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Acad Med. 1998 Jun;73(6):662-8.

Considering primary care in Japan.

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Primary Care Unit, Hokkaido University Medical Hospital, Sapporo, Japan.


Involved in global competition and with a rapidly aging population, Japan is experiencing major reform in its medical care system and medical education system. Although compulsory national health insurance and accessibility to medical care are supported by the overwhelming majority of the Japanese people, rapidly increasing medical costs have been an important problem. The Japanese government is in the midst of changing the health insurance system from fee-for-service to capitation, and it moved in the 1980s to reduce the number of new physicians as a way to control expenditures. With the lessening of government regulation in the 1990s, each medical school has begun to revise its curriculum to cope with the increasing amount of medical information available and to promote efficient learning. Because postgraduate clinical training programs with defined, comprehensive curricula are rare, and because virtually all clinical training is in inpatient settings, Japanese physicians' clinical competence tends to be insufficient for providing first-class community-based primary care. Japan must try to develop effective education systems in order to deliver better and more efficient medical care, especially primary care.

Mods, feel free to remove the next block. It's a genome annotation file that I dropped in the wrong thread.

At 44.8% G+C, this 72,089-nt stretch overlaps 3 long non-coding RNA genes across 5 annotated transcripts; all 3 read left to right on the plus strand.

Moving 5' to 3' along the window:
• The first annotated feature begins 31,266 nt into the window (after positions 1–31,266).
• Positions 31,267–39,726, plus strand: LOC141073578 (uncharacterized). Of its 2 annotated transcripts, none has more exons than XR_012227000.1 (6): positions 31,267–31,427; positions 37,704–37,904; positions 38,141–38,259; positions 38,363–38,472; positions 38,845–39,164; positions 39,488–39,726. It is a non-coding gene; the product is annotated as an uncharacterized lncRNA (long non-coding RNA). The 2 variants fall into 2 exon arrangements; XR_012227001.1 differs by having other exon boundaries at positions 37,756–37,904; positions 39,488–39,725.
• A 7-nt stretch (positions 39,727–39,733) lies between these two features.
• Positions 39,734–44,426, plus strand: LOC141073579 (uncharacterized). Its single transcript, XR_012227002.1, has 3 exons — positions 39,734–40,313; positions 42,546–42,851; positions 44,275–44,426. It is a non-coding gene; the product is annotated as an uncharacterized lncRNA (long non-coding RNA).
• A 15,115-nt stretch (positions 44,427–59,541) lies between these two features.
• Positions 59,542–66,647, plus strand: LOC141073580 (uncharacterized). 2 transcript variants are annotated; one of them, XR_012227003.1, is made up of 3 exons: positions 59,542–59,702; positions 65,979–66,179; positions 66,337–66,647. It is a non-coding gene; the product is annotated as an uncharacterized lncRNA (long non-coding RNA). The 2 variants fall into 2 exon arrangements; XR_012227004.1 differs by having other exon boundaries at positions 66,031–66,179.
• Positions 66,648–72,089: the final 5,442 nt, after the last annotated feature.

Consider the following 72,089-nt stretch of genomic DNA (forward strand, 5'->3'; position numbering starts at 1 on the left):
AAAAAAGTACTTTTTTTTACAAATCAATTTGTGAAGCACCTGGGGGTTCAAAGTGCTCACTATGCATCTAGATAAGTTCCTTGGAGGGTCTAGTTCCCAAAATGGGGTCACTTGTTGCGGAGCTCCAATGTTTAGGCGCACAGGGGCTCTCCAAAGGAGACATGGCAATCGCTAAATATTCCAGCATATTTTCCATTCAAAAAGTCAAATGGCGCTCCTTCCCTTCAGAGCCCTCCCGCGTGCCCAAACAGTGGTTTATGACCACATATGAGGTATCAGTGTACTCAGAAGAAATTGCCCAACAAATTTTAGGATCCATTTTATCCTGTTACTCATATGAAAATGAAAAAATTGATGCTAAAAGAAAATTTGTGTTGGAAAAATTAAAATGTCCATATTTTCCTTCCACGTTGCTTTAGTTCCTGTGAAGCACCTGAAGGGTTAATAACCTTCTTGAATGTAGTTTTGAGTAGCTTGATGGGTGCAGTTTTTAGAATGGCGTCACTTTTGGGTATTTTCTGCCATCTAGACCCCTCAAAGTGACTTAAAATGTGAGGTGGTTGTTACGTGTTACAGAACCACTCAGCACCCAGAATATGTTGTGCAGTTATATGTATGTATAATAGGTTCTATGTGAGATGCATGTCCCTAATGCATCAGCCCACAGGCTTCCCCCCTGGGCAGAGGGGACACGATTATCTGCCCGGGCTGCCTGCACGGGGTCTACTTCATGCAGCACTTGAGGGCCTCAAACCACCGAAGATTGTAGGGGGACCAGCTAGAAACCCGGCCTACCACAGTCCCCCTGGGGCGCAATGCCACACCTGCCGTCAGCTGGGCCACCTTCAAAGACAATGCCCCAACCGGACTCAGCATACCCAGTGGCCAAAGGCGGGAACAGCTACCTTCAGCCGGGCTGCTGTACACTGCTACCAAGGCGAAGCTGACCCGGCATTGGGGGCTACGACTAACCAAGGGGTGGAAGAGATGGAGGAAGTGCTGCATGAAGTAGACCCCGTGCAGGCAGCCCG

[Indexed for MEDLINE]

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